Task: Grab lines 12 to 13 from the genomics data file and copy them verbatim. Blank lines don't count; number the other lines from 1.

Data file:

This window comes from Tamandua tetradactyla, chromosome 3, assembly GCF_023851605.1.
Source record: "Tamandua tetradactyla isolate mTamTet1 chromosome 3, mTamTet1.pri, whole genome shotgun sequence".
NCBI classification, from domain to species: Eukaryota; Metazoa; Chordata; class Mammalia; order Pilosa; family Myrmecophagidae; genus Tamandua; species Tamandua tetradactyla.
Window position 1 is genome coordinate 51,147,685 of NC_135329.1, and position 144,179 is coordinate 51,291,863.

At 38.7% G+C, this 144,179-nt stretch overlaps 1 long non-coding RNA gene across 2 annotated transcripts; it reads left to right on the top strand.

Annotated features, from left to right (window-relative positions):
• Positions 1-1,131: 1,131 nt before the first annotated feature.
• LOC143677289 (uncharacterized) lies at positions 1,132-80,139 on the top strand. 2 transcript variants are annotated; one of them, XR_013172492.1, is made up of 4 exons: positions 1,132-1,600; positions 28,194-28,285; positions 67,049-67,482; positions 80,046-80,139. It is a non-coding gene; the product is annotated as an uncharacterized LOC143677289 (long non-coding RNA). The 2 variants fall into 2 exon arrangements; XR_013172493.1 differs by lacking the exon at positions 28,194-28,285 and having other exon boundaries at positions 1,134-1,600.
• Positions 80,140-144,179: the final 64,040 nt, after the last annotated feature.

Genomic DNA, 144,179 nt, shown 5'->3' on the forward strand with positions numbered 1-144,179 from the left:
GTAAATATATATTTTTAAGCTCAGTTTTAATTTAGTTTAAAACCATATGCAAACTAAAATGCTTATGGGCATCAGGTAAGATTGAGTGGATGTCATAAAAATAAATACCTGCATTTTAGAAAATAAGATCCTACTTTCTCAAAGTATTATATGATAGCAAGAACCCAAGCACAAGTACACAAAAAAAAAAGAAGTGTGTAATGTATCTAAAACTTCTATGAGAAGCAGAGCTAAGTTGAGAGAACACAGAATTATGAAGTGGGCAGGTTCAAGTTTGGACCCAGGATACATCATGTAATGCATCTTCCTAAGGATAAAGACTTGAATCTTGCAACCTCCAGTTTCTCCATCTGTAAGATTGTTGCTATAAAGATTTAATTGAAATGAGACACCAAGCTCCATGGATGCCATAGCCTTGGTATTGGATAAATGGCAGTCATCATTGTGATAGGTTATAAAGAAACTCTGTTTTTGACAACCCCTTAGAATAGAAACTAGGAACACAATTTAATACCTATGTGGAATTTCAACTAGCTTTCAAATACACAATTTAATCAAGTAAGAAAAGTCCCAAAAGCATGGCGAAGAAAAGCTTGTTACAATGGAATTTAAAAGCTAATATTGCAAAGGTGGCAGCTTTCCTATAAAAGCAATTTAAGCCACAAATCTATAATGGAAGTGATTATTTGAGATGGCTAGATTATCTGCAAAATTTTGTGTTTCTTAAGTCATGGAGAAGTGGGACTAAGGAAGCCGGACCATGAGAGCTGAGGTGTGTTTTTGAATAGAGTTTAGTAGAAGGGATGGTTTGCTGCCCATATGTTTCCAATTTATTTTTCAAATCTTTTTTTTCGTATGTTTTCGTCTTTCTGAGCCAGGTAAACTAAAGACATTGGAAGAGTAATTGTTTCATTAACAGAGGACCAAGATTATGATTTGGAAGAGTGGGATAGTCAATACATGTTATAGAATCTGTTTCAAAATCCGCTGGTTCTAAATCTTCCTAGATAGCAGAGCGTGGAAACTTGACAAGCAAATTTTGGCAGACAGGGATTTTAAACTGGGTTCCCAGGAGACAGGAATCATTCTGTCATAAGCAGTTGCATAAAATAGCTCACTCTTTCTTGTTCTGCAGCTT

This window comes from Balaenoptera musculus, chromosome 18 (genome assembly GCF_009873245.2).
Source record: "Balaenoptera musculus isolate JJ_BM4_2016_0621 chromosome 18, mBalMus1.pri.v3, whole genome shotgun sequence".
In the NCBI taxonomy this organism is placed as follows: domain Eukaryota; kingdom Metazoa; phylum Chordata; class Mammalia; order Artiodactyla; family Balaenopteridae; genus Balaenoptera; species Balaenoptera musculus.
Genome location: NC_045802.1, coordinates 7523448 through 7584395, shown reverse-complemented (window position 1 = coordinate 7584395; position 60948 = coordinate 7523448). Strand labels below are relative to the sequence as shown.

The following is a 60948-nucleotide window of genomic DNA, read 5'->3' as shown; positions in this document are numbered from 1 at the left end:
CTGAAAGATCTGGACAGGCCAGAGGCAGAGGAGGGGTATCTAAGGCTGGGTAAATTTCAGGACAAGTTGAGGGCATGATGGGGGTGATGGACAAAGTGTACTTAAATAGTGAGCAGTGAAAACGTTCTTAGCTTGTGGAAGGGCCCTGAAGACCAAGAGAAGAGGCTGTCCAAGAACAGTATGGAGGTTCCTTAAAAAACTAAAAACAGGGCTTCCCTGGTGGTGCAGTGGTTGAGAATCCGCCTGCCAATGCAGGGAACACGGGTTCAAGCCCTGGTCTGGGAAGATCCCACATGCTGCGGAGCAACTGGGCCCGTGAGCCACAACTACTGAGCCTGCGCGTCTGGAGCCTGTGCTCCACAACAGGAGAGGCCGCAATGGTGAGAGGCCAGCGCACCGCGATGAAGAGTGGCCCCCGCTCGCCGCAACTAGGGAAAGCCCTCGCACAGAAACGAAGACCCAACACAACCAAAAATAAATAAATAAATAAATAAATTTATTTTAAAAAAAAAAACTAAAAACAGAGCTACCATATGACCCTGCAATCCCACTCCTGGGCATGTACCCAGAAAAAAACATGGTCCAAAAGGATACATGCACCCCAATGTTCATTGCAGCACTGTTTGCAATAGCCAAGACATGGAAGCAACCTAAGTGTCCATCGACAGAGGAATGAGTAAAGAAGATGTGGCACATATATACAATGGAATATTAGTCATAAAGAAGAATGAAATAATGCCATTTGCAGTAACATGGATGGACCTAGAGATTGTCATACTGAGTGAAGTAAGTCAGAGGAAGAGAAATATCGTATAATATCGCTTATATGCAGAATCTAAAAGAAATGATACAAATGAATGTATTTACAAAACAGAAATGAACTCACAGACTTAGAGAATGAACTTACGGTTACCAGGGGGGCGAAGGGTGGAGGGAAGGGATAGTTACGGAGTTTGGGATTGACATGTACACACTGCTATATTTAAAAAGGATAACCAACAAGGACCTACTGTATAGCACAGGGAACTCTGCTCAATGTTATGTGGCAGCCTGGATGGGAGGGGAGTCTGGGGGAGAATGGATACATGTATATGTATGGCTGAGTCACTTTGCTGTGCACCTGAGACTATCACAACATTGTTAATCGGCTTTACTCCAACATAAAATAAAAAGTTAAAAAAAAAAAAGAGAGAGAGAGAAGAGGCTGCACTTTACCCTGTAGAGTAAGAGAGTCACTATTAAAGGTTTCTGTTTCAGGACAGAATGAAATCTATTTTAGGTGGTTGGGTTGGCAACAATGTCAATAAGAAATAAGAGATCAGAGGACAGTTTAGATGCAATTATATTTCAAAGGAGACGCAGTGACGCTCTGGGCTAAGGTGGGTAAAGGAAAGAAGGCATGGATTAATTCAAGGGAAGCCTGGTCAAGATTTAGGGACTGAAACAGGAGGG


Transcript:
This window comes from Balaenoptera musculus, chromosome 18 (genome assembly GCF_009873245.2).
Source record: "Balaenoptera musculus isolate JJ_BM4_2016_0621 chromosome 18, mBalMus1.pri.v3, whole genome shotgun sequence".